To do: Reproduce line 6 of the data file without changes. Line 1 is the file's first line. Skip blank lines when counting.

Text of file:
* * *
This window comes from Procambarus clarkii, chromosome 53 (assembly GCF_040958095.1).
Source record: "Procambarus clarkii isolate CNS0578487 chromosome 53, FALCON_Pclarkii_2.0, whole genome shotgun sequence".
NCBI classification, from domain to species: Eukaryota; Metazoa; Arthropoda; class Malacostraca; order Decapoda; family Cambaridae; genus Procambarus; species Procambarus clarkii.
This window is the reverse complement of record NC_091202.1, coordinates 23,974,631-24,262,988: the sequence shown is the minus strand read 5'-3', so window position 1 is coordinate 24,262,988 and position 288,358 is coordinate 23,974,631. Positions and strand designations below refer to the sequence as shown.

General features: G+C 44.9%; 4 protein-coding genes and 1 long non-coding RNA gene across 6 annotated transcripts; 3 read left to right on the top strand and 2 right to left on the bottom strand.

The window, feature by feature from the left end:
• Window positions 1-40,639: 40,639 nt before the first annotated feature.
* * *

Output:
The window, feature by feature from the left end: